Thursday, March 17, 2016

Birla Mandir, New Delhi

Looking for a quiet, offbeat place in Delhi for a peaceful outing? Birla Temple is the place! Built in many cities, Birla Mandir has an unmatched uniqueness and beauty. Devoted to Goddess Lakshmi and Lord Vishnu, the temple in Delhi is a spiritual hub for everyone.
Entrance view from the street

Lakshmi Narayan mandir, also known as Birla Mandir, was built by B.R.Birla and J.K.Birla in 1939. It was inaugurated by Mahatma Gandhi on the condition that the premises would be open to all castes and people from all religions would be allowed inside.
Temple from rear side
Spread over 7.5 ares of land, the three storied temple premises houses many shrines, fountain, garden, assembly hall and many artefacts from History. Located on Mandir Marg, Connaught Place in New Delhi, the beautiful east facing temple is difficult to miss. It draws huge footfall during Diwali and Janamashtmi. Painted in yellow and red, Birla Mandir boasts of beautiful carvings and marble work.

Marble statue 
The ground floor has marble statues from the entrance of park area, dharamshala, small shops selling religious mementoes, flower shops, and photographers thronging the visitors!

You can only take pictures at ground floor, since mobile phones and cameras are not allowed inside the temple at first floor.
First floor view above cloak room
The first floor has shrines of all Hindu deities, a gigantic bell gifted by Chinese, a beautifully carved pillar structure by Japanese and Buddha shine. The right wing of the first floor has Geeta Bhawan for bhajan and aarti. The gathering is an eternal bliss.

Reconnect with your soul, unwind yourself and feel at peace. A quiet and beautiful place worth visiting at least once. Go, visit the temple this weekend, away from the hustle bustle of life.

Monday, March 7, 2016

The jewel of the President's residence, Mughal Garden

The mesmerizing Mughal Garden, in the vicinity of President of India’s house, New Delhi, sees a huge footfall each year for two reasons-
  1.  The garden is open to public only for one month in a year during spring time
  2.  Free Entry (hehe)
My plan to see the garden every year never materialized till March 2016 when hubby and I at last got a chance to visit it.
Vehicle parking is literally on the road. Though security personnel are deputed in every nook and corner, yet you park at your own risk. For those commuting via metro, alight at Central Secretariat metro station and hire an auto to Mughal Garden gate number 35.

Cameras are not allowed inside the premises. But hey! mobile phones are. All handbags or carry bags are deposited at cloak rooms, built separately for men and women. Get prepared to walk a long distancefrom the security check to the garden entrance, as well as inside the vicinity. The first eye catchy building is a white building with the words “Pranab Mukherjee Public Library”. Who misses a chance of a selfie with the name?

The sign boards and admin staff guide you the direction to follow. Divided into sections, the garden houses herbal plants, bonsai plants, musical fountain, spiritual garden, main Mughal Garden and vivid colorful flowers of the spring plants.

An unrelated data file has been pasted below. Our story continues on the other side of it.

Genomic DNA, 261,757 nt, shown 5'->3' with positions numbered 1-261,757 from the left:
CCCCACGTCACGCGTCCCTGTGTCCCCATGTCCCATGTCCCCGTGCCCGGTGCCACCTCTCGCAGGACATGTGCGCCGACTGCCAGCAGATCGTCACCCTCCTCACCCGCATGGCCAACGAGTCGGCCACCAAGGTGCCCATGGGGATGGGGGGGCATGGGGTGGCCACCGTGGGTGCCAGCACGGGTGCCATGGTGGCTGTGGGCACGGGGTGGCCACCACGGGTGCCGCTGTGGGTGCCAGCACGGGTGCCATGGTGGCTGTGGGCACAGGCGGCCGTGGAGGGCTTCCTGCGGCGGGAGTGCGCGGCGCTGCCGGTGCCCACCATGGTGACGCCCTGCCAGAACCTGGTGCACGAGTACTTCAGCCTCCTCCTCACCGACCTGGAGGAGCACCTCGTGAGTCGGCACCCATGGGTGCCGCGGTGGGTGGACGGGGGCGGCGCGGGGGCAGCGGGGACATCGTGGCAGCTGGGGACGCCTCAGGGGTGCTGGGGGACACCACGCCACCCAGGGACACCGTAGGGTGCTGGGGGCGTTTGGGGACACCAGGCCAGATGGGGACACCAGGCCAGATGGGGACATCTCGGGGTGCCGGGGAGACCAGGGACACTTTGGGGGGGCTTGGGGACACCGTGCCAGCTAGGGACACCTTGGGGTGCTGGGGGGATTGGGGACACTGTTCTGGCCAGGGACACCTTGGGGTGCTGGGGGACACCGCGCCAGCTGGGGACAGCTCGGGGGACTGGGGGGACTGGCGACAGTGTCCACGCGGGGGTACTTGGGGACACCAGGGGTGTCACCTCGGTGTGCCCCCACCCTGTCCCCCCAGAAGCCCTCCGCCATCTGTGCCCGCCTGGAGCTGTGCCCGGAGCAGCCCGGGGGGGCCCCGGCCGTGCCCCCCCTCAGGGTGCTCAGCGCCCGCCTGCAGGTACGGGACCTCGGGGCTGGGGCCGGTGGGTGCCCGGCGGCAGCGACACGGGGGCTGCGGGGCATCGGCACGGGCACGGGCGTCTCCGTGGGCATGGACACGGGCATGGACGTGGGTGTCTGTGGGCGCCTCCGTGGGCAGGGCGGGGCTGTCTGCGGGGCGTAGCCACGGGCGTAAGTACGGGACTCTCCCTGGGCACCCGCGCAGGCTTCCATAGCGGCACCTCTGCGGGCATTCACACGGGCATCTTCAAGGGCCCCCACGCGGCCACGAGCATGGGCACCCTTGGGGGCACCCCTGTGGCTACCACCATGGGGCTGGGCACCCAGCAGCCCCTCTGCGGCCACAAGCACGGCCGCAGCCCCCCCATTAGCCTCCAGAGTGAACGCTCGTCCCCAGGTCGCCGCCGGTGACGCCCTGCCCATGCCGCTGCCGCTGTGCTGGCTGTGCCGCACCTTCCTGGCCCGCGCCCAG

If only you like to walk and love nature, go to Mughal Gardens, else stay out of it. Sun shines overhead, hence advisable to cover your head and wear sunglasses. Even during the pleasant time of the year, the heat turns to be unbearable during the day.

The herbal plants section does not have many flowers, but surely educates you on the names of the herbs which are widely used in cosmetics or Ayurvedic treatments. So many names and so less time to read all. The following section is an interesting mix of bonsai plants.


These plants made me think how amazingly humans can modify the growth of plants in a little pot! Descend from this section to an over crowded area named Musical Fountains. The water springs up in different patterns on change of music tracks, usually patriotic songs of India. This surely is the most enjoyable place.

Musical Fountain
Lush green leaves bordering along the walls and railings adds to the charm of the flowers popping out from every inch through the bushes. Climbers and shady trees multiply the joys. The ground has mowed grass which is not allowed to walk over; I hate those who disrespect the rule and curse them under my breath! Just because the security personnel is kind enough not to shoot you down, does not mean you take undue advantage of the same! Several plants and flowers were sabotaged by silly people. Grrr!

The most beautiful part of the premises is the main Mughal Garden, surrounding the main building of the Rashtrapati Bhawan. The beauty is beyond words. You have to look at the pictures.

After the full round of the place, a gallery with hanging pots and a gorgeous fountain surrounded by flowers in the pattern of terrace farming, you move into spiritual garden. This sections holds trees and plants that have been mentioned in the epic books or are related to spirituality; like Ashoka Tree from the Ramayan or the lemon shrub with zesty citrus aroma.

Drinking water counters have been installed at many places. Advisable to keep yourself hydrated every time you cross the water counters. Women and agricultural development societies have their stalls installed outside spiritual garden selling plants and apparels. Do peep in. Plants are available at very low prices!

As you walk out breathing fresh air and treating eyes to the brightest hues, you are tired. Even before you reach the cloak room, you’d be surrounded by hawkers selling papad and chips. Never mind, leave the pace with good memories and happy mind.

Some vital info-
  • Operating time- 10 am to 4pm
  • Open to public- Only from mid Feb to mid March, changes every year. 12thFeb to 19th March was 2016.
  • Water bottles, eatables, camera, hand bags not allowed inside the premises.